Then came Davis. Not good for the PM. On the other hand, although Johnson announced a medal for the evacuation of Kabul, at least we are not about to evacuate Dunkirk.

Wakeford defects to Labour

19 Jan

In another dramatic turn of events for the Government, Christian Wakeford, the Conservative MP for Bury South, has defected to the Labour Party. The news comes shortly after he submitted a letter of no confidence in Boris Johnson, following the revelations of lockdown parties at Downing Street.

No doubt we will find the ins and outs of Wakeford’s departure in due course. Labour has clearly timed the announcement (above) before PMQs for maximum effect.

Although it is another blow for Johnson, it’s worth adding that with an intake as big as the last Tory one, you’re more likely to get candidates who are swept in on the margins. Will there be more defections to come? The next few days will be tense to say the least.

The 33 Conservative MPs who rebelled over the Genocide Amendment

19 Jan
  • Ahmad Khan, Imran
  • Amess, David
  • Blackman, Bob
  • Blunt, Crispin
  • Bridgen, Andrew

 

  • Crouch, Tracey
  • Davis, David
  • Djanogly, Jonathan
  • Duncan Smith, Iain
  • Ellwood, Tobias

 

  • Francois, Mark
  • Ghani, Nusrat
  • Gillan, Cheryl
  • Gray, James
  • Green, Damian

 

  • Hart, Sally-Anne (pictured)
  • Hoare, Simon
  • Hollobone, Philip
  • Jenkin, Bernard
  • Latham, Pauline

 

  • Lewer, Andrew
  • Lewis, Julian
  • Loughton, Tim
  • Mackinlay, Craig
  • Nokes, Caroline

 

  • Richards, Nicola
  • Rossindell, Andrew
  • Seely, Bob
  • Tugendhat, Tom
  • Wakeford, Christian

 

  • Walker, Charles
  • Warburton, David
  • Wragg, William

Today’s genocide amendment had no relation whatsoever to recent votes on Covid – or other major rebellions that this site has been chronicling.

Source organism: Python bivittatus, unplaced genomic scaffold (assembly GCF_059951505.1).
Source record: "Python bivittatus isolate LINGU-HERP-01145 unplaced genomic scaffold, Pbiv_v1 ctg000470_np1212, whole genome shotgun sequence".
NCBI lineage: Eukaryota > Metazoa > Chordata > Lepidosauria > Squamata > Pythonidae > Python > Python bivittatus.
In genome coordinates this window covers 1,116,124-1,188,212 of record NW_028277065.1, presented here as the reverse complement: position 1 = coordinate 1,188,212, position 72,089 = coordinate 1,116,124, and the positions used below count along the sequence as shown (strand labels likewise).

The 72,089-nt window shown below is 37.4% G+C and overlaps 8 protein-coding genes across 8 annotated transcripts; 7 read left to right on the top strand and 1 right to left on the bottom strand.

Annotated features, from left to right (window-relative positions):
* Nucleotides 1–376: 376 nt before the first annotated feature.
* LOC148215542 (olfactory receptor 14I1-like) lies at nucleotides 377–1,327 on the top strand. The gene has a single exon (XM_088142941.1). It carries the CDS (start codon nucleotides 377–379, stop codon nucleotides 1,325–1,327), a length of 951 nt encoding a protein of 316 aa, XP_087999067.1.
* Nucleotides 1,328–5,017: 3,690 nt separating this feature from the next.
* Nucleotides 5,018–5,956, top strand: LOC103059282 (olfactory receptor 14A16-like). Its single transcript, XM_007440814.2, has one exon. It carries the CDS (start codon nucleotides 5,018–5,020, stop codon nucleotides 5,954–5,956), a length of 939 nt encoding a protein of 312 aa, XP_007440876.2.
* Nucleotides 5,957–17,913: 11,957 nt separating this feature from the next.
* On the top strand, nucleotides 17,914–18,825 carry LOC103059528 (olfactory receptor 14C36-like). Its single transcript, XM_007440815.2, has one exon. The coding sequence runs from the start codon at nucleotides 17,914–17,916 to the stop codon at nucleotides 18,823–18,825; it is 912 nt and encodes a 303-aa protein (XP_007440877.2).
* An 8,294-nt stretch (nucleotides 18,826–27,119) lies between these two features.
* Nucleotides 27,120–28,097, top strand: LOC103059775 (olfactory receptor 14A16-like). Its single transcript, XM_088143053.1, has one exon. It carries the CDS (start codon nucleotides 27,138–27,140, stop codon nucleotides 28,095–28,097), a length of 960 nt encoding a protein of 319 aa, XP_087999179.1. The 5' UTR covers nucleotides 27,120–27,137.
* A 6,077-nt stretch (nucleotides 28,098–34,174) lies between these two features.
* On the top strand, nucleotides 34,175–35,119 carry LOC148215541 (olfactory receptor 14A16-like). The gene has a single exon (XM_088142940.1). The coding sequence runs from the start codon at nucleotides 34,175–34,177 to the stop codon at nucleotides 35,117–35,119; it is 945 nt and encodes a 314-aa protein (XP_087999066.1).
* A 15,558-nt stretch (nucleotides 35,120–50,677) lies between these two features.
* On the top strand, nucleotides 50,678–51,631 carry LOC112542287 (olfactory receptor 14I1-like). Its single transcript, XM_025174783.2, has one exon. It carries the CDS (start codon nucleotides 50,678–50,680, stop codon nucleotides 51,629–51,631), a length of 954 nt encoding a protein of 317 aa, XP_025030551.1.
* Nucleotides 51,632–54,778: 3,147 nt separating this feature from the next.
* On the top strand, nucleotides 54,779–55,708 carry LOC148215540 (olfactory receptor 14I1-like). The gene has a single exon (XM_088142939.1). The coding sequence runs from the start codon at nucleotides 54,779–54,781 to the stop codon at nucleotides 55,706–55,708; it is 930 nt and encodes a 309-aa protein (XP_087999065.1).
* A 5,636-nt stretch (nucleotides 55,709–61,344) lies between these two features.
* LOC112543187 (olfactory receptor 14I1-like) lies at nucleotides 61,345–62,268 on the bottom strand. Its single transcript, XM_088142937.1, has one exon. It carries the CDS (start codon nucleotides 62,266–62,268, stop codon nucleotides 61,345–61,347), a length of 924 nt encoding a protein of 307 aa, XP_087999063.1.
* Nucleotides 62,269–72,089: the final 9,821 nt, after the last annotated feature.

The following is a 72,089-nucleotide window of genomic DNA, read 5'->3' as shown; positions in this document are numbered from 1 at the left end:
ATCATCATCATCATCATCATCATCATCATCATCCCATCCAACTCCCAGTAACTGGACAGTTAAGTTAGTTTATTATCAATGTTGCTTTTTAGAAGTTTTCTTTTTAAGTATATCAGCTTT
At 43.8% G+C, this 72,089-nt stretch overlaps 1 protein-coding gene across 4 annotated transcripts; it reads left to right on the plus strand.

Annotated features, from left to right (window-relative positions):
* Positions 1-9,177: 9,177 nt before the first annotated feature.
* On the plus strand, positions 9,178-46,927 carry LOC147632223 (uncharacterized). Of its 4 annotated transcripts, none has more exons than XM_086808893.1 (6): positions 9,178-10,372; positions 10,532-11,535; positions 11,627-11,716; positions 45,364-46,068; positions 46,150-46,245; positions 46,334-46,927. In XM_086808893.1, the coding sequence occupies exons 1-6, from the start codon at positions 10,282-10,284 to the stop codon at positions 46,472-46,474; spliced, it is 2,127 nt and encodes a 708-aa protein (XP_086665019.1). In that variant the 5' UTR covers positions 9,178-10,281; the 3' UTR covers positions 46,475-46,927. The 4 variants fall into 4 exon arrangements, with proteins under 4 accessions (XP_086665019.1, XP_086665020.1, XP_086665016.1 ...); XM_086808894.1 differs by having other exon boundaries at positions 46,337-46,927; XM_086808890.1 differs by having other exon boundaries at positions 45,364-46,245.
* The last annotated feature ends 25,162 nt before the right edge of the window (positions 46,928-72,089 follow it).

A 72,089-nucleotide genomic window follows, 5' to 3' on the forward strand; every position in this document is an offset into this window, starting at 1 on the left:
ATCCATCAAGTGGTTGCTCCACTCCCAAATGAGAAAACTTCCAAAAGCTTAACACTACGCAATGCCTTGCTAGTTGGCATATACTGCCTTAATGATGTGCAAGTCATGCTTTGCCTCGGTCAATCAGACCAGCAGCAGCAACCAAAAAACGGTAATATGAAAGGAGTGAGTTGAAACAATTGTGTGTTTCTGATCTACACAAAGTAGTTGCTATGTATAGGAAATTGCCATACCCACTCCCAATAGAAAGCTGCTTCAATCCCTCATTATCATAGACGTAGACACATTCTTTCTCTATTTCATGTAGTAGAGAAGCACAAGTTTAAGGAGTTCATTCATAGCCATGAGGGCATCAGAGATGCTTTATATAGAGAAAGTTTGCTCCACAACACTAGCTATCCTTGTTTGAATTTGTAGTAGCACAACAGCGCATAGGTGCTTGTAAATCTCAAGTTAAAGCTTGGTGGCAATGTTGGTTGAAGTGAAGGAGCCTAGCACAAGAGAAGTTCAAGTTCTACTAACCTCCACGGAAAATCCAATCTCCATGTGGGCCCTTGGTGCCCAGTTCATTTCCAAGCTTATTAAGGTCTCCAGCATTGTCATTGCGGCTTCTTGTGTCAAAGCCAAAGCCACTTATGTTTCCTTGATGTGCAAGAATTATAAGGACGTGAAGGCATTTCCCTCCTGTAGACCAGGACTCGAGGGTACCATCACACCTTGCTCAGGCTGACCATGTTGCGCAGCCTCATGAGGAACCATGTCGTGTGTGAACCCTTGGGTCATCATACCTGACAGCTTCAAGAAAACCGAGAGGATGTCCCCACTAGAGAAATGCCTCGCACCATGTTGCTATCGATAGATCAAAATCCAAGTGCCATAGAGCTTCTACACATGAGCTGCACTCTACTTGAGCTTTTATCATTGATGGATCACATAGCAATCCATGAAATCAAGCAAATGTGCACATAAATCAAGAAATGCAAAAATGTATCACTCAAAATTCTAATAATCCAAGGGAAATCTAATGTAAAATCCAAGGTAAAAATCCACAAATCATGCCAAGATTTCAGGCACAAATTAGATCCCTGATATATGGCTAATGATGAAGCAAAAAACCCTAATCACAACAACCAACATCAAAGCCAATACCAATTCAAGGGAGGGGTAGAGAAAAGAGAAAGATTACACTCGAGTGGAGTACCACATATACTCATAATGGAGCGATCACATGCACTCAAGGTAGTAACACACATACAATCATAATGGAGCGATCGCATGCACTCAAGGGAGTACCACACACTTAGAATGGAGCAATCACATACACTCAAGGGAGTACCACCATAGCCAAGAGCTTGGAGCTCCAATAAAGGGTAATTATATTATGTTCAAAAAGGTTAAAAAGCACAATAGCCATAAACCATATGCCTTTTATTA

But there is considerable overlap between the rebels on those lists and on this one.  And even newcomers to our records such as Sally-Ann Hart and Nicola Richards have voted against the Government previously (though rarely).

Regardless of the merits or otherwise of the amendment, lists of those defying the whips now have a certain predictability.

The forty-two Conservative MPs who voted against the Government on the 10pm curfew

13 Oct
  • Ahmad Khan, Imran
  • Amess, David
  • Baker, Steve
  • Baldwin, Harriett
  • Blackman, Bob

 

  • Blunt, Crispin
  • Bone, Peter
  • Brady, Graham
  • Chope, Christopher
  • Clifton-Brown, Sir Geoffrey

 

  • Daly, James
  • Davies, Philip
  • Davis, David
  • Davison, Dehenna
  • Doyle-Price, Jackie

 

  • Drax, Richard
  • Fysh, Marcus
  • Ghani, Nusrat
  • Green, Chris (pictured)
  • Hunt, Tom

 

  • Latham, Mrs Pauline
  • Loder, Chris
  • Loughton, Tim
  • Mangnall, Anthony
  • McCartney, Karl

 

  • McVey, Esther
  • Merriman, Huw
  • Morris, Anne Marie
  • Redwood, rh John
  • Rosindell, Andrew

 

  • Sambrook, Gary
  • Seely, Bob
  • Smith, Henry
  • Swayne, rh Sir Desmond
  • Syms, Sir Robert

 

  • Thomas, Derek
  • Tracey, Craig
  • Vickers, Matt
  • Wakeford, Christian
  • Walker, Sir Charles